Although my collection is approximately evenly repesented by CDs/LPs, the shiny ones will continue to breed at a greater rate than vinyl does, due to its lack of availability around here (small city in New Zealand) As I am happy with the sound of my reproduction system, regardless of source, this matters not a bit. With digital technology accelerating well beyond the limits imposed by the once only-just-achievable (and acceptable) CD format we have now, I look forward to the day when greater numbers can be thrown at the format, with backward and forward compatibility (multilayered discs?) bringing our reproduced sound a little closer to the performance. Or maybe by now we could have an analog optical system, based maybe on the laserdisc? Naah, the public WANTS digital, doesn't it?

Will Odell's picture

Don't be so poncey - digital is the way forward!

Jay Saxton's picture

One prohibiting factor for any increase in analog in my system is the cost. Hardware and software of minimum requisite quality are pricey.'s picture

Tried the tube thing with the AR-LS7, didn't like it. Now running the CAL-Delta digital into the Lexicon DC-1. I don't even have a tuner!!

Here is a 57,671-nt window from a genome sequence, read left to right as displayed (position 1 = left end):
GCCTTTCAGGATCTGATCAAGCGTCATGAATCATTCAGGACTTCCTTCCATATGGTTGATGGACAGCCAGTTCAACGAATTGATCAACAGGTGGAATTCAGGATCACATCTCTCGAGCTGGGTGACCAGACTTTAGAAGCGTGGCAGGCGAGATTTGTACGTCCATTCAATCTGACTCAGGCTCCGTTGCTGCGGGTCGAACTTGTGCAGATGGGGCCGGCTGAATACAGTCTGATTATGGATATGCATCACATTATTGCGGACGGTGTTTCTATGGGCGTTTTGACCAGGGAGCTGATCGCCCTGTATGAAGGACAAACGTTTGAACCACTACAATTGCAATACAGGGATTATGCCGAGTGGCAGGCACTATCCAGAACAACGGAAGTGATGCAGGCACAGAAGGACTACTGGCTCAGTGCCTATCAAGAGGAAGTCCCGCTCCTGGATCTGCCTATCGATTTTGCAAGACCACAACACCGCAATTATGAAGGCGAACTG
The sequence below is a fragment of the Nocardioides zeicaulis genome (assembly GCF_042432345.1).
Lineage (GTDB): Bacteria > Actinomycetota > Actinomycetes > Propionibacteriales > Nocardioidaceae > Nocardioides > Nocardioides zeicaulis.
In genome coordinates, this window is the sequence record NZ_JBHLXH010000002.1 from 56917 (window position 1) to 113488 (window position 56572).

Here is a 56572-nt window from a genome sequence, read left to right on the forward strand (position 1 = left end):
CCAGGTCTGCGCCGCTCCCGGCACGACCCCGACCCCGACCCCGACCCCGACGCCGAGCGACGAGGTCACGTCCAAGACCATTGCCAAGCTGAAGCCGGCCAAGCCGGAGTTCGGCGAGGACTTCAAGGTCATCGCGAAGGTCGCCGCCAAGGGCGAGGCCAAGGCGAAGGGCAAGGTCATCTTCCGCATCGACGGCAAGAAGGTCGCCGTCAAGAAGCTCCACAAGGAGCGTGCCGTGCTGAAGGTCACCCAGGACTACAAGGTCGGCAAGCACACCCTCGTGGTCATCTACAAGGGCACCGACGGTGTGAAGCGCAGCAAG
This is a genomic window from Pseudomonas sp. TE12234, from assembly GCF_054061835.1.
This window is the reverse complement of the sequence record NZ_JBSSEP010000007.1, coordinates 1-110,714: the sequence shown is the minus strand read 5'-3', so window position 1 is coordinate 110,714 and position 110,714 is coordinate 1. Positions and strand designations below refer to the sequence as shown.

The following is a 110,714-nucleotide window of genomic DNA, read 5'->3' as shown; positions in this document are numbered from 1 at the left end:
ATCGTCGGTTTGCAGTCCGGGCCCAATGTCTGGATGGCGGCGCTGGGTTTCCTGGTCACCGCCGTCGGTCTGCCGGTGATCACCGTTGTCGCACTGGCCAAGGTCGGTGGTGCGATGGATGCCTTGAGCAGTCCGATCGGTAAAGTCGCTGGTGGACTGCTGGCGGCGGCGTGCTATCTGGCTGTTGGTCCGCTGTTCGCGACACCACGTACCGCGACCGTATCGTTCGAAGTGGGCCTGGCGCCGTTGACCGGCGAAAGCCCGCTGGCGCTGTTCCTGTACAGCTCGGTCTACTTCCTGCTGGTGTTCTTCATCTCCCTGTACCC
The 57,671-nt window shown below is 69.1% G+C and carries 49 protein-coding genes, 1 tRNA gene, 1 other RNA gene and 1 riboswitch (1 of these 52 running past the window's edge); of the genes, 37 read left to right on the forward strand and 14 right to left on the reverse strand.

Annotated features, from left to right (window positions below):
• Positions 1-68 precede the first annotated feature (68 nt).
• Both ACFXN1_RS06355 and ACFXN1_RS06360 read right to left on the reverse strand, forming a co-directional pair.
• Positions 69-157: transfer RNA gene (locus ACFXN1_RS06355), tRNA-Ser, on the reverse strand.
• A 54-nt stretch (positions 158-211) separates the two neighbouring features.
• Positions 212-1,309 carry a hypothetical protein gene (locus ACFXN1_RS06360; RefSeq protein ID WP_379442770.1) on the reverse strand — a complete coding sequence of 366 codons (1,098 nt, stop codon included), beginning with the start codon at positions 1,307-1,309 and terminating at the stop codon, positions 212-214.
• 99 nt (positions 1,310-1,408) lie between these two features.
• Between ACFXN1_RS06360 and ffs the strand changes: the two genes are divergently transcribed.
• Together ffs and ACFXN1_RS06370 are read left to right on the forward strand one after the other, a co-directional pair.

Doug Asherman's picture

Though I have more CDs than vinyl, my vinyl collection continues to grow, and I generally put on a record if I have the record I want to hear.

Ron Rohlfing's picture

Even though high-end analog may be better than high-end digital, down here, with the kind of money I can spend, digital is the better medium. It gets more things right, and makes fewer gross mistakes.

T E Hastings,'s picture

After years of trying to obtain a listenable digital system, I "went back" to a turntable. I had forgotten how good recorded music can sound! Digital in its current state has one advantage for me---convenience.

Nathaniel Moffat's picture

My system became "digital by default." There was no epiphany about the inferiority of analog; rather, a needle wore out and never got replaced. Eventually the turntable found its way into the basement.

Mike Ramsdell's picture

I kept some of my LPs nor nostalgia. I have about 600 CDs. Sounds good on my Cary 805s

Bob Trosper's picture

More records than CD's, and I've spent more on the analog. As far as listening goes, I play more CD's in terms of time, but I listen more intensively to records.

Robert Rogacki's picture

I will be upgrading my analog capabilities in the near future

Steve Thomas's picture

Frankly, I like both, each for different reasons. I prefer the sound of analog. I prefer the convenience of digital.



Thad Aerts's picture

Vinyl RULES!!!